The two Democratic members of that group, Minority Leader Nancy Pelosi and Minority Whip Steny Hoyer, do not support their position taken on Section 3.

Equality is also a theme of two other major Supreme Court cases this term: a challenge to affirmative action in admissions at the University of Texas, and whether a key provision of the 1965 Voting Rights Act should stay on the books.

The same-sex marriage cases are Hollingsworth v. Perry, U.S. Supreme Court, No. 12-144; and U.S. v. Windsor, U.S. Supreme Court, No. 12-307.

(Editing by Howard Goller and Lisa Shumaker)

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Comments (5)
ldfrmc wrote:
Cooper’s brief: “The age-old definition of marriage distinguishes between relationships of a man and a woman and all other types of relationships, including same-sex relationships. This distinction is rooted in a basic biological fact that goes to the heart of the state’s interest in regulating marriage: the unique capacity of intimate relationships between men and women to create new life.”

Change “age-old” to “old-age.” What distinction can the state draw, what interests does the state have, when an elderly straight couple marry? It is no different than an elderly gay couple.

So Cooper is arguing for the state to say: Young, straight? You can marry. Young, gay? You cannot. Old, straight or gay, we don’t care.

Mr Cooper, also, in the brief: “That definition has prevailed for all but 142 days of California’s 162 year history”

Sorry, Mr. Cooper. California did not put into any law a gender requirement, or distinction for marriage, until July 1976 – after gay couples asked to get married.

I can’t believe this clown is going to represent anyone before the Supreme Court.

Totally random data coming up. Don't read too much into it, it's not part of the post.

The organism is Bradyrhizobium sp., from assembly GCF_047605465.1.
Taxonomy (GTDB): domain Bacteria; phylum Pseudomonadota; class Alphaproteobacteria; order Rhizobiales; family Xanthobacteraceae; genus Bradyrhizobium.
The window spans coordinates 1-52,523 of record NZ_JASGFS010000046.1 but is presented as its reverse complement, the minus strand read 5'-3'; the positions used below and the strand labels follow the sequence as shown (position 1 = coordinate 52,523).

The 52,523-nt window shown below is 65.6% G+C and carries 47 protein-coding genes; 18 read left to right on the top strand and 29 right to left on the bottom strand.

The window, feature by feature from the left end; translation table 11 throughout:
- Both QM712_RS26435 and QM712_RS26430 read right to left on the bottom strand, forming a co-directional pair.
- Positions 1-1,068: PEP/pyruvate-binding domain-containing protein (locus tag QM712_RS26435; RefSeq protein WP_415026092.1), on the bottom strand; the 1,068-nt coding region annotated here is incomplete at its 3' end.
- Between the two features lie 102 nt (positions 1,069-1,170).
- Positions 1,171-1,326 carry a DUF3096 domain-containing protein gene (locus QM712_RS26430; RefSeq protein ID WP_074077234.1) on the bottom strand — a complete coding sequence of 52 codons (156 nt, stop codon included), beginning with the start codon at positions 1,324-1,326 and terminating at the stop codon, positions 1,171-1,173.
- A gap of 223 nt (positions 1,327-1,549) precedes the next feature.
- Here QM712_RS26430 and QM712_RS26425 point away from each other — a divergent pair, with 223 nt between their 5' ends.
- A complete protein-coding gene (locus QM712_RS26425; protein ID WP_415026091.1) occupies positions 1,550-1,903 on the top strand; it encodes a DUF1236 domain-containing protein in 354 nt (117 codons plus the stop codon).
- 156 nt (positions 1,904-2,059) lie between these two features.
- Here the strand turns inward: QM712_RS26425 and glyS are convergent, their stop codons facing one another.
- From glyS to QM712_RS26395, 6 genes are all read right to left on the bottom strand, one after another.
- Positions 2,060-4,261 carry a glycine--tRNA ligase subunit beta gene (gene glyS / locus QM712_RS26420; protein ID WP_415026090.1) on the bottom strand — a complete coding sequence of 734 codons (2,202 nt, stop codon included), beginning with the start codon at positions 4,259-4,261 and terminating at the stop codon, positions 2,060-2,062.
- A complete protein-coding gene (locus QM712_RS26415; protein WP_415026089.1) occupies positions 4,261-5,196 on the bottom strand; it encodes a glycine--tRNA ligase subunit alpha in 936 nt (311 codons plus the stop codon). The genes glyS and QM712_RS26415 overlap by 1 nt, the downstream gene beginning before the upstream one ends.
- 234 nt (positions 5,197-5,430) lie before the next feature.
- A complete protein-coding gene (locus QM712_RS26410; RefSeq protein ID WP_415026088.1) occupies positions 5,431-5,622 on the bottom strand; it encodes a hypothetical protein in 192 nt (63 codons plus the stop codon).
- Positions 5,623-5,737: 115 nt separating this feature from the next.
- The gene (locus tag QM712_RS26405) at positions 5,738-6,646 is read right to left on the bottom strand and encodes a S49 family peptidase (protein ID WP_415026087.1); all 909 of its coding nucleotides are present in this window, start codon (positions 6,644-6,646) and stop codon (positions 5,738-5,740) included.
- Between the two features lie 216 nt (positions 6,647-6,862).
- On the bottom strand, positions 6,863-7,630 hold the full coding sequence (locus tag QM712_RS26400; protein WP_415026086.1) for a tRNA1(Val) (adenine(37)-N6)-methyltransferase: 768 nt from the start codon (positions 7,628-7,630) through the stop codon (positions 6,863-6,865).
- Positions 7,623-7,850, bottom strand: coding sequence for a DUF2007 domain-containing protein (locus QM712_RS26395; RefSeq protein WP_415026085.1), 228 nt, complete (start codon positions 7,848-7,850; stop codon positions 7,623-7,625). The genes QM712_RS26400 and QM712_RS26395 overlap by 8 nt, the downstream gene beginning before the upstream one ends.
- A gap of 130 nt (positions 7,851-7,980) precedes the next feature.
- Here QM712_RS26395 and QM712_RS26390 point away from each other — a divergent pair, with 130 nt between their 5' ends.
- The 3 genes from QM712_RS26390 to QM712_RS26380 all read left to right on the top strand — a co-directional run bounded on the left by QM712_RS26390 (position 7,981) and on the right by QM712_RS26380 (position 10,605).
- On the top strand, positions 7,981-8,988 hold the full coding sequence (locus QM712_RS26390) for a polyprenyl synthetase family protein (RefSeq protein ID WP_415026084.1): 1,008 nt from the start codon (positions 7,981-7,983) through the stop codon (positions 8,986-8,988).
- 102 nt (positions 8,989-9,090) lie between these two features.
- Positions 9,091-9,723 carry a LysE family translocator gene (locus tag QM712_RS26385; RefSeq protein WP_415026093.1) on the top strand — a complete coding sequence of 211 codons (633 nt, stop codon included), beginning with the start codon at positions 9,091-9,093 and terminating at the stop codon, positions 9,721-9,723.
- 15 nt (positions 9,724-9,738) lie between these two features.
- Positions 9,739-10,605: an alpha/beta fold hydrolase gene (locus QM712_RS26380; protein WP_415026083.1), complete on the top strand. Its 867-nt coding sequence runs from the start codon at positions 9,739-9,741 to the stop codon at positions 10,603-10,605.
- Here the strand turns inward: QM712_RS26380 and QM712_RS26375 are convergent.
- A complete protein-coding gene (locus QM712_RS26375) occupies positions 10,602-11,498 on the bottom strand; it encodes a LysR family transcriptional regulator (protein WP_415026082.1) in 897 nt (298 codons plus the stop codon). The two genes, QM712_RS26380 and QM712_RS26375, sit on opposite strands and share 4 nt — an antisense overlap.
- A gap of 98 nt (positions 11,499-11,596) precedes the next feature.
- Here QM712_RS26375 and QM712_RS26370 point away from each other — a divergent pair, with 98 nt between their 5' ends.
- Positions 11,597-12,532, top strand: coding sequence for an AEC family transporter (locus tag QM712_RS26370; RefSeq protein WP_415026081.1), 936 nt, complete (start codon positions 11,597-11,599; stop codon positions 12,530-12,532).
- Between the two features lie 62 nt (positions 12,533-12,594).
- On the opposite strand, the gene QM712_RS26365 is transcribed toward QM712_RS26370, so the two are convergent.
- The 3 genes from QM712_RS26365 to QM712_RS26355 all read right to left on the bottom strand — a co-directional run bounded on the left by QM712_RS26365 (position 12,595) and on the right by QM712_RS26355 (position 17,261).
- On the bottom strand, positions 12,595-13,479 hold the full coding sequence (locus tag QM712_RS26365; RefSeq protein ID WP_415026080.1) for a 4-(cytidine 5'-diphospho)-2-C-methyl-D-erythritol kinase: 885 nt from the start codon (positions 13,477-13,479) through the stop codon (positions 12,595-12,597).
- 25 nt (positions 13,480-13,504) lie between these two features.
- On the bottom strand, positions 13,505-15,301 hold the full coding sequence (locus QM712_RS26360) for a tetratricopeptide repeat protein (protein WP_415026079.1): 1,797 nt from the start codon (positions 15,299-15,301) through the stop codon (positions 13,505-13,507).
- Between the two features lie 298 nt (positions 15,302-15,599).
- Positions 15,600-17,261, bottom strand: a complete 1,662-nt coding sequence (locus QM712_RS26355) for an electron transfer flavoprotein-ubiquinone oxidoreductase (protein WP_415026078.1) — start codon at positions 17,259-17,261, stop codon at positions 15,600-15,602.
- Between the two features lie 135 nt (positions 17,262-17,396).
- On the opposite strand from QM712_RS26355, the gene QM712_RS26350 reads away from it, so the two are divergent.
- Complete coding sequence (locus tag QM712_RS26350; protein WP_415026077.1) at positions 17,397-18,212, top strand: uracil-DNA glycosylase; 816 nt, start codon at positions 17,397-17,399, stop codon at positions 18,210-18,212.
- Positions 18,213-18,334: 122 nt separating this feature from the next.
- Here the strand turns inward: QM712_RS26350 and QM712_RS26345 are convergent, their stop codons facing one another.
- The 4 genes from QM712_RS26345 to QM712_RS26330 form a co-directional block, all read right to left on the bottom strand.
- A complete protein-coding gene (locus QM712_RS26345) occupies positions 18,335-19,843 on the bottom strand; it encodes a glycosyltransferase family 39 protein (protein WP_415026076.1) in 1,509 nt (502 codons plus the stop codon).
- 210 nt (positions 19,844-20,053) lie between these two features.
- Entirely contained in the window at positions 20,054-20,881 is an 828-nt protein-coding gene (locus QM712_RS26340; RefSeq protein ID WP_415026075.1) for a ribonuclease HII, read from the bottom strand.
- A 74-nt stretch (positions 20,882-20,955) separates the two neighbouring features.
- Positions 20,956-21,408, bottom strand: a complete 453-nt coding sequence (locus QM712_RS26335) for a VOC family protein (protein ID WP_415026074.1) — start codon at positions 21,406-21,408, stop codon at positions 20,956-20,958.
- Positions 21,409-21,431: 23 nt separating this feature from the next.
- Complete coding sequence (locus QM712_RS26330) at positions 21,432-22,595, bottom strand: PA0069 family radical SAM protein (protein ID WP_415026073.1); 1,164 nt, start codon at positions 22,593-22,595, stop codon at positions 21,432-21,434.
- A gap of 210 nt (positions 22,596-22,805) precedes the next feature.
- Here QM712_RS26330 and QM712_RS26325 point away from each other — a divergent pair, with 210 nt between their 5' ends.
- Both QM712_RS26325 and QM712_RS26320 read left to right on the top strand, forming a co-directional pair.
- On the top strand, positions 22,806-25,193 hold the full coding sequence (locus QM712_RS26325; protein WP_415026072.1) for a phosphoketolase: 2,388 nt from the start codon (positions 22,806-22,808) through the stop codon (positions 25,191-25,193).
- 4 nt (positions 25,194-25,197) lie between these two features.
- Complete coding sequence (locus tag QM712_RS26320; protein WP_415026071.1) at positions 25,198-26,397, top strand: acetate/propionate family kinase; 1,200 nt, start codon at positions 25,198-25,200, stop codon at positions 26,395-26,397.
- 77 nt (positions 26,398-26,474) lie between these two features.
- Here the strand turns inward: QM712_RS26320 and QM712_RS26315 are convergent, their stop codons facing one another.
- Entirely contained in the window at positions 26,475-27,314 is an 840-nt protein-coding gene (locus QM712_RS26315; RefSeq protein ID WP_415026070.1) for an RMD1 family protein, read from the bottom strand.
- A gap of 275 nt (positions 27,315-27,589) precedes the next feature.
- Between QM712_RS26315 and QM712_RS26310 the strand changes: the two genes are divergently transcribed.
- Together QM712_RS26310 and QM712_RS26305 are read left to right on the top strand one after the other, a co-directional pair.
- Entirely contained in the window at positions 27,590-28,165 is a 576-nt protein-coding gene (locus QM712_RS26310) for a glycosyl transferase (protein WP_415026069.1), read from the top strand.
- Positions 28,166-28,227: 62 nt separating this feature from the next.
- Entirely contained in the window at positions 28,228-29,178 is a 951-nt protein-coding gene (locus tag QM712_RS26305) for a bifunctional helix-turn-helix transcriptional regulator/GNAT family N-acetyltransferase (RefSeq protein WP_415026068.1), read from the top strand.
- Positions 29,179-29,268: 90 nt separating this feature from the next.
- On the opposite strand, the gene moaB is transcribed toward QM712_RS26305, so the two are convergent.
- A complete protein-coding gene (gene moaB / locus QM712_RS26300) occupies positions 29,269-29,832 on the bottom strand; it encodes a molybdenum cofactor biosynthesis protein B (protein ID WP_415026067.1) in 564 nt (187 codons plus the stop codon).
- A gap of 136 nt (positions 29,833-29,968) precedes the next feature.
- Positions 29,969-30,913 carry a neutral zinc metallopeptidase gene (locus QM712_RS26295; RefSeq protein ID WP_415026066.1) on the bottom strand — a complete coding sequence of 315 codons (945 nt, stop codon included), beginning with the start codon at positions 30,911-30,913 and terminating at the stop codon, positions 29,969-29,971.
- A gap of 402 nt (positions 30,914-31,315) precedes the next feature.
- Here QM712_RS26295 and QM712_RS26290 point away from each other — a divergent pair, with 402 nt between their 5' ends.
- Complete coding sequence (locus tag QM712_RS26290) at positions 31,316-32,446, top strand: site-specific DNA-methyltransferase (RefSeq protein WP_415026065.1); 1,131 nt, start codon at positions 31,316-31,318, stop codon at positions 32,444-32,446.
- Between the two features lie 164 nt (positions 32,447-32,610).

Jan 22, 2013 8:17pm EST  --  Report as abuse
citizen033 wrote:
This won’t be a popular view, I suppose.

I don’t think it makes sense to call the union of two identical parts a marriage even in any figurative or literal sense. The homosexual agenda seems to want this so it can appear mainstream. But the fact remains that homosexuals are a very small (though vocal) minority.

That said, people do have a right to choose who they love, and who they want on their health care policy, or making next of kin decisions, and so forth. And I also think our tax code has a ton of problems, perhaps the main one is the sheer complexity, and the marriage benefit (which I receive) is one element of that.

I think expanding the types/parameters of civil union contracts is in order. Two strait bachelors should be able to contract as net of kin even if they have no sexual interest in each other.

Right now, homosexuals decry hetrosexism and demand marriage as a sign of equality. But the very fabric of our individualistic society cannot let that be an end to the matter—what of three or four or five people who wish to become a unit, a family? Are they to be married to each other? It is semantically preposterous to call it marriage, just like it is in the case of “gay marriage.” But it should be legal, and government regulations (and taxations) should not be implemented to direct and control the peoples’ behavior in such matters.

So, I hope the supreme court upholds marriage in its natural, common sense. But I also hope they issue some direction on better securing the rights of the homosexual minority.

Jan 22, 2013 10:40pm EST  --  Report as abuse
citizen033 wrote:
Oh, and in response to ldfrmc’s comment about the definition of marriage in California history, I’d like to add that the timing of California’s addition (1976) of gender specifics to its law is no proof of what definition prevailed. It in fact works against ldfrms’s position: no gender was specified because man-woman was indeed assumed as the prevailing definition.

Another example on the prevalence of this definition is to be had between Merriam Webster’s collegiate dictionary in the 10th (1993) and 11th (2000 ?) editions. It was not until the 11th edition that Websters expanded its marriage definition to include “same-sex marriage”.

This would seem to be a good indicator that at least until after 1993 the prevailing definition of marriage was of a relationship between a man and a woman.

Jan 22, 2013 10:51pm EST  --  Report as abuse